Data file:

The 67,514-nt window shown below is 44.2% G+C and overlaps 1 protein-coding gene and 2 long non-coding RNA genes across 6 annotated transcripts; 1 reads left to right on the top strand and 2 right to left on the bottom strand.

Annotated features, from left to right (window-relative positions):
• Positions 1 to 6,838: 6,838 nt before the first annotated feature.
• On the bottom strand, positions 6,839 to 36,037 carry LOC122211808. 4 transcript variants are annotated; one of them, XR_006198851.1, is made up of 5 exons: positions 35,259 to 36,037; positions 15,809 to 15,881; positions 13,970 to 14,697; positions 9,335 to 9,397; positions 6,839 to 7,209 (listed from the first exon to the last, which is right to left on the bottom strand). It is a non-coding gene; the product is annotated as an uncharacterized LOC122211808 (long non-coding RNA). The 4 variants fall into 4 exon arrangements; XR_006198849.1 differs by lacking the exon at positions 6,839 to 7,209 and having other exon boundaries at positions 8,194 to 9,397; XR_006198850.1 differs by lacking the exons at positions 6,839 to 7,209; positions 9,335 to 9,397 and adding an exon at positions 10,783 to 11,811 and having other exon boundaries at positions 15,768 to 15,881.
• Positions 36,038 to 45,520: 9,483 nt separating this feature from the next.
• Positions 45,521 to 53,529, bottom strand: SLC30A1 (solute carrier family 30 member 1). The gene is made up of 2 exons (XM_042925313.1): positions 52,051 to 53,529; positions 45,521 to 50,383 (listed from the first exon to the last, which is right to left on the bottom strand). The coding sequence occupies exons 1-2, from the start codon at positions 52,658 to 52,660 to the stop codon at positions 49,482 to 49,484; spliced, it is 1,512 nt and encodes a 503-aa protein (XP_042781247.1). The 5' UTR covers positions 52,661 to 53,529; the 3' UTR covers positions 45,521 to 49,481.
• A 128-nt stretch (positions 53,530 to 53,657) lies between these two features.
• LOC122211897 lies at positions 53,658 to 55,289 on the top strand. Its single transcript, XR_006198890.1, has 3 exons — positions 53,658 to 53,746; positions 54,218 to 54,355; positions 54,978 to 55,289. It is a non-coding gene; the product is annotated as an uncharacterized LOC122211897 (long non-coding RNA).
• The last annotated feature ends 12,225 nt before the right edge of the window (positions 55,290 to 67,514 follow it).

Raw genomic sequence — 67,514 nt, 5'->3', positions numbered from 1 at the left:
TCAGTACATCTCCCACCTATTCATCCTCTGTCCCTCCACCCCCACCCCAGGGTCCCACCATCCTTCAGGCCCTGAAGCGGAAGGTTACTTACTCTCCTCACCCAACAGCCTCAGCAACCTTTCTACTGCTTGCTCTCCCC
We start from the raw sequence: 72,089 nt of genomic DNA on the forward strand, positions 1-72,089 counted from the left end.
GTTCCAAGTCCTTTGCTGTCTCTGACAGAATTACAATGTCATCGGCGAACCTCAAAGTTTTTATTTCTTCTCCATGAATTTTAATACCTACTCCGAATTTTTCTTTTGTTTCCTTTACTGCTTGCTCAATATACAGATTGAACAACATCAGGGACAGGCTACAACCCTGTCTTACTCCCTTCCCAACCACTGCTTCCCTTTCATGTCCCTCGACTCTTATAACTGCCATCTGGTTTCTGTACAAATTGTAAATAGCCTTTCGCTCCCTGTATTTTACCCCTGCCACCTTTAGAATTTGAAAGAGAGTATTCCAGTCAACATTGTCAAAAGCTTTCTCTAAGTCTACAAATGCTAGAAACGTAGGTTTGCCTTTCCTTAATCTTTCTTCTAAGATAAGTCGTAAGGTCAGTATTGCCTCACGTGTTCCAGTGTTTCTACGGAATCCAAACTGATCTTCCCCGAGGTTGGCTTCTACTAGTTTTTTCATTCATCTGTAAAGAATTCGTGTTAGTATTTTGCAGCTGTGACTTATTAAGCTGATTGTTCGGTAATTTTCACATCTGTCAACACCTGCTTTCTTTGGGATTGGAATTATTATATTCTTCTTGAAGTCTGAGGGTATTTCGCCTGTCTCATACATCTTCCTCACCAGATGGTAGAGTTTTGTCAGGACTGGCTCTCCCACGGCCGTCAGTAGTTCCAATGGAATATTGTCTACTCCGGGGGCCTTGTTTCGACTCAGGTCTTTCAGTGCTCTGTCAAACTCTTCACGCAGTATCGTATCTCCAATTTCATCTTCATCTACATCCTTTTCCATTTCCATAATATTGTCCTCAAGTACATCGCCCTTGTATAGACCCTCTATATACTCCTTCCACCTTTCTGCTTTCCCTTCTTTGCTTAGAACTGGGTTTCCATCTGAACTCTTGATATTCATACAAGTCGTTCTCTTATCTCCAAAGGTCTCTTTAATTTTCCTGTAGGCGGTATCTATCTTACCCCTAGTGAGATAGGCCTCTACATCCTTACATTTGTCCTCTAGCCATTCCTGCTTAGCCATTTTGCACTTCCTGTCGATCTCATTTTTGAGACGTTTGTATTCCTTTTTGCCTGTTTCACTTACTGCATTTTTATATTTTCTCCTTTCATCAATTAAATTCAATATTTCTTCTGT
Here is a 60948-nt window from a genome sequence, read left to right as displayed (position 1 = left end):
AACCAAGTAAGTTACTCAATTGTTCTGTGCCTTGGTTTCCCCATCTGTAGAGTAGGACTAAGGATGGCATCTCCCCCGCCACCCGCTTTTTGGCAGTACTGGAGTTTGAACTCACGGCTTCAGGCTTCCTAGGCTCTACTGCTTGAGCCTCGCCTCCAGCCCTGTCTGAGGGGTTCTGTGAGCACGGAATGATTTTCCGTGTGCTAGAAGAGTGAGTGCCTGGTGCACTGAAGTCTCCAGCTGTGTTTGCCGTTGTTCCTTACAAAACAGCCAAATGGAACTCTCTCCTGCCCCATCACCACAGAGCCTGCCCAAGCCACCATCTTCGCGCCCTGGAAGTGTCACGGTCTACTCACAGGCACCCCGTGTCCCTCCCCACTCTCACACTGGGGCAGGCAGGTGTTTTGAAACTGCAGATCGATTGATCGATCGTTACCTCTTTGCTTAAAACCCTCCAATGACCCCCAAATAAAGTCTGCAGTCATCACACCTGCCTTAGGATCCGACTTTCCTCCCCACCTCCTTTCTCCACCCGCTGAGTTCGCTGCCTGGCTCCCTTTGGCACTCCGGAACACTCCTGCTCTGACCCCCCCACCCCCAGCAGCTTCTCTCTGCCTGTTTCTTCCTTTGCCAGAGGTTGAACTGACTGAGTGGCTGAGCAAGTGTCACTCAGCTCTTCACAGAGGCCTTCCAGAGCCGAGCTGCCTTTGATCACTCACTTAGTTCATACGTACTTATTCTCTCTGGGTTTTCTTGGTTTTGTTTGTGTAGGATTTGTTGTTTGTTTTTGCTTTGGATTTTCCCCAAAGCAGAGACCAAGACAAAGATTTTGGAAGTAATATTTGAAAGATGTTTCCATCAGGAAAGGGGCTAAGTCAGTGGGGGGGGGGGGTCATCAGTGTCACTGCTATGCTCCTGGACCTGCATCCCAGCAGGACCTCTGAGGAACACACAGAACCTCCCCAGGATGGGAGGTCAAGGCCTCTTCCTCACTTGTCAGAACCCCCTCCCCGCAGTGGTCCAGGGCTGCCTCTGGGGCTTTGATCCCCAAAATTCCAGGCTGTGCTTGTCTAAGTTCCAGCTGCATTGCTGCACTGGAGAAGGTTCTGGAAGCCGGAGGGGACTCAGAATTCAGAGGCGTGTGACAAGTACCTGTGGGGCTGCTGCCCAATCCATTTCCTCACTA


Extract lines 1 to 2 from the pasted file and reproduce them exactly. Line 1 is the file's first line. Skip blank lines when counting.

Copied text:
The 67,514-nt window shown below is 44.2% G+C and overlaps 1 protein-coding gene and 2 long non-coding RNA genes across 6 annotated transcripts; 1 reads left to right on the top strand and 2 right to left on the bottom strand.

Annotated features, from left to right (window-relative positions):